Sunday, June 05, 2005

Sri Sailam in a day

Our visit to Sri Sailam, one of the 12 holy Hindu sites in India was nothing if not eventful. We had a fantastic time, but ended coming back the same day instead of staying overnight.

Ten of us (plus two drivers) set off in two cars at 6.30, working our way through Hyderabad and out into the countryside. It was a long time until we came to any areas that were light on people, this is a very populated part of the country. Cows and water buffalo wander back and forth across the roads fairly regularly, herds of goats are pretty common too and chickens are running around at every Village. There was the occasional hairy black pig too. So the wildlife was out in force from early on!

About 2 hours out from Hyderabad the road was blocked by a burnt out bus. Working our way around it we immediately encountered lots of armed men in plain clothes. These turned out to be police. They wanted to borrow a mobile phone to contact their headquarters because there was a second, unexploded bomb at the roadside (it was in a plastic water bottle). There was no mobile coverage in the area and they clearly didn't have radios of their own. They let us through and we noticed the small crater in the middle of the road a few metres past the bus. It looks like it was a landmine or a remotely detonated bomb, we were told it went off at 9.30pm the night before. Whilst there were several different versions of events offered to us, it appears most likely that Naxalites were involved. A government minister had apparently been visiting the area recently. There has apparently been a lot of Naxalite activity in this area.

So excitement over, we still had another 2+ hours of driving ahead of us. We came to the Sri Sailam dam, pretty big but awaiting the monsoon before there is much water - due June 7th we were told with some certainty! People boat, fish, swim, wash people, wash clothes in the lake beneath the dam. On the way up into the hills above the dam we passed the hut where the operators manage the flow of water through the dam. It was marked "Remote Control".

In Sri Sailam itself we first tried to find accommodation which had in theory been booked for us. Everywhere we went was full. We eventually found one place that had rooms, but the owners were insisting on one night's room charge in advance plus a second night's charge as a deposit that would in theory be returned. We weren't having any of this. It was at this point we discovered that the trip to the forest was suddenly off. Now we were told that we needed permits from the appropriate government department well in advance and they were usually only given to VIPs and Bollywood movie stars! Plus it was summer and all the large animals wouldn't be out during the day in any case. We had noticed that the town consisted of the temple complex and some shops and that was it. Things were starting to look a little less exciting....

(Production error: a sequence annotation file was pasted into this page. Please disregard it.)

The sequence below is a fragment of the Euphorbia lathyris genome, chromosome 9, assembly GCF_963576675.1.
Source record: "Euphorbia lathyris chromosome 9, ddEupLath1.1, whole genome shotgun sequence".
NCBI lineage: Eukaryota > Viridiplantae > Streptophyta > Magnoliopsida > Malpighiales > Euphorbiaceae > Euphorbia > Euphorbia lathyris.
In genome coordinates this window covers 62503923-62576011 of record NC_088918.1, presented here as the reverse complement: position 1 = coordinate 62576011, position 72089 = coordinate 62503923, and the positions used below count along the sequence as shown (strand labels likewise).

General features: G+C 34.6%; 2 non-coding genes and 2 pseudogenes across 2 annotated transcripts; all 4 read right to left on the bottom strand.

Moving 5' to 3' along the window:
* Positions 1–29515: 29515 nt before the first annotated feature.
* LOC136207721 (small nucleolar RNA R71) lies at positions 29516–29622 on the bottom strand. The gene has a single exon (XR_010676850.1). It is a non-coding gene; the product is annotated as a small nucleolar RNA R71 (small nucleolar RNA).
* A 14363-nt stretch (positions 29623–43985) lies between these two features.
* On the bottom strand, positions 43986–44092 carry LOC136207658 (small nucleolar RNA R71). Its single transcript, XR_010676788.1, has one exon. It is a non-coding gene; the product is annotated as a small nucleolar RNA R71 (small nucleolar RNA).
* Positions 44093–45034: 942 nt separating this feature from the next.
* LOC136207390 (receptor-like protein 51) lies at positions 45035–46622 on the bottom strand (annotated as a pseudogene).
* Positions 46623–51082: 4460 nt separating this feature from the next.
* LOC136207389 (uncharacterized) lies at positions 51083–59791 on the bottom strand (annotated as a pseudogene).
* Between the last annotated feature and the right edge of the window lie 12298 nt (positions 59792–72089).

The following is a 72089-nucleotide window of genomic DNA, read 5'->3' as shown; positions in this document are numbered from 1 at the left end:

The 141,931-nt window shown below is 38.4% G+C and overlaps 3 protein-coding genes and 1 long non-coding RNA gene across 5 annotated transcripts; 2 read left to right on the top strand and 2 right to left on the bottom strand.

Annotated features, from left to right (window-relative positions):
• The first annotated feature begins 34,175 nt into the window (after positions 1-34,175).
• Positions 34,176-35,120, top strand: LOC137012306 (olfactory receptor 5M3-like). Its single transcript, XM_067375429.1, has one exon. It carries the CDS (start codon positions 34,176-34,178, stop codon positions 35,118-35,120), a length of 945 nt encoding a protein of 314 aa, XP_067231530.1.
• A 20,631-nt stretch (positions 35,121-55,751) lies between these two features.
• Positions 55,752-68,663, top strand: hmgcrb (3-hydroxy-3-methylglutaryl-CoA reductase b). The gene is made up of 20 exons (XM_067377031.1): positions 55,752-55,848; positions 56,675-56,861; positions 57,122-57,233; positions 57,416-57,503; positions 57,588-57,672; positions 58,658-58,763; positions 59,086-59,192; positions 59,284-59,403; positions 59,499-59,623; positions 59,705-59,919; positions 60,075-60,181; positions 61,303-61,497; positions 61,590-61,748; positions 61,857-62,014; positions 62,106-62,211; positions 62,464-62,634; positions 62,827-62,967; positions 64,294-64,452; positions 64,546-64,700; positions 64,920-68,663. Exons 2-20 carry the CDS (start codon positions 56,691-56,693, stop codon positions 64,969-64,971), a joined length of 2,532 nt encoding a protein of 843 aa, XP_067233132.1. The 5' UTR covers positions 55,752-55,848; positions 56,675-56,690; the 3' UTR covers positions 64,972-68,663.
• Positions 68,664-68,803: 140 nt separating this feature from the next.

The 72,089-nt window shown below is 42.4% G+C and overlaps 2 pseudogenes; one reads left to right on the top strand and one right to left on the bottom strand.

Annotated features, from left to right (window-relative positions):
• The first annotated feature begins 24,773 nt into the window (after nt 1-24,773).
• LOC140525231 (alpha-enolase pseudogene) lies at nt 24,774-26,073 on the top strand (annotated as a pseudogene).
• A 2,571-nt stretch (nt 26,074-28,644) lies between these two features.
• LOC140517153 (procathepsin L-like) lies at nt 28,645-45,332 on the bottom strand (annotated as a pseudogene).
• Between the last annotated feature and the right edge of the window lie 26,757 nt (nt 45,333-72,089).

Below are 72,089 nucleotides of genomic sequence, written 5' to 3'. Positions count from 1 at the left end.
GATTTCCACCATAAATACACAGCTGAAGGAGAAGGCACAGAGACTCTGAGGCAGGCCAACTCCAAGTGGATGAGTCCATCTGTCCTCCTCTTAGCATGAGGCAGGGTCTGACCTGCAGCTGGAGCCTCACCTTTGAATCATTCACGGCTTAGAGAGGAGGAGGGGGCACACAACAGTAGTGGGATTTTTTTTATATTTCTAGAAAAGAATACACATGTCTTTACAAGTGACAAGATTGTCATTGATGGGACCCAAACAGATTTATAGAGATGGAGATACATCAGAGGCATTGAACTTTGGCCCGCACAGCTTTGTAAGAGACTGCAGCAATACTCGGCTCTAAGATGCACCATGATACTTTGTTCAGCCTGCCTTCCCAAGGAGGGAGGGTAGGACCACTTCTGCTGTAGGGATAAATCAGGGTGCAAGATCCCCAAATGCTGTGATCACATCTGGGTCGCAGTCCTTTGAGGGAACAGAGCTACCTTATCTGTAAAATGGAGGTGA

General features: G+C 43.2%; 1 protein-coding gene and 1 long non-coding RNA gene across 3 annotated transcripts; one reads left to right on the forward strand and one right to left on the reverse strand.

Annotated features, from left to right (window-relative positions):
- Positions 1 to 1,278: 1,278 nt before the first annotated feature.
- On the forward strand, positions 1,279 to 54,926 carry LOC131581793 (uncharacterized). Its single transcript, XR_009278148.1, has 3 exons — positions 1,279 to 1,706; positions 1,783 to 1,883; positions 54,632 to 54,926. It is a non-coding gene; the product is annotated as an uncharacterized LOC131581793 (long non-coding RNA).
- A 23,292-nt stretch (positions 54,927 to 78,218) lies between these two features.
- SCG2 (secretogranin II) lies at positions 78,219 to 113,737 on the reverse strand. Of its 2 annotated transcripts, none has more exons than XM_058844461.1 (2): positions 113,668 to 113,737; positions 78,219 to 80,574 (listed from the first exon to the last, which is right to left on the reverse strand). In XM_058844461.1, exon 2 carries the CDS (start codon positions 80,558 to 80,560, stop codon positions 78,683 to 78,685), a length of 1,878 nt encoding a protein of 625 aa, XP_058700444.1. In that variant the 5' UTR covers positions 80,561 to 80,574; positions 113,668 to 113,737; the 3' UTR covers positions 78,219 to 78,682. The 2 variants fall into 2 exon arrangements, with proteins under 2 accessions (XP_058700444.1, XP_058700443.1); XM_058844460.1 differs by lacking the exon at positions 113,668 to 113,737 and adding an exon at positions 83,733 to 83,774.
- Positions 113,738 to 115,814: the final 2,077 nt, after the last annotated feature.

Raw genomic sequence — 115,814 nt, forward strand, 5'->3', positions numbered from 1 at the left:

After much schizophrenic discussion, we decided to visit the temple straight away, eat Cliff bars and crisps in the car and head back to Hyderabad before evening fell. Driving through the forest after dark was not looking to be such a good idea, what with the landmines and the tigers....

The temple complex was really worth the visit. We bypassed the two hour queue inside winding chicken wire fenced corridors by paying 100 rupees for our darshan. That gets you straight to the front of the queue. This is one of the 12 holy temples of Shiva in India. There were lots of little shrines and amazing architecture. At the front of the queue you stoop down to see some monks preparing coconut, flowers and flour in what I think was a silver litter for carrying the statue Shiva. This gets brought out in the evening time in a procession. An old lady gave me one of the little red dots on your forehead. Many people (though a minority) had gone one extra step and had their heads shaved for the occassion, including women and children. I had that done before I left Dublin, although not quite shaved enough. There was holy water, holy incense flames and all manner of things I didn't understand at all.

Just outside town is a second shrine to Ganesh, much quieter than the main temple where the press of people was intense. This was a much more peaceful experience and well worth the short time it takes to visit (you walk around and you're done, no stopping allowed). One of our group managed to leave his camera on a stall outside this temple and when he realised a few miles down the road, the camera was still there and waiting for him when we quickly returned. How cool is that?

We made it home, past the smouldering bus and through the herds of wandering cows just in time for tea. What a day! See the day in pictures.



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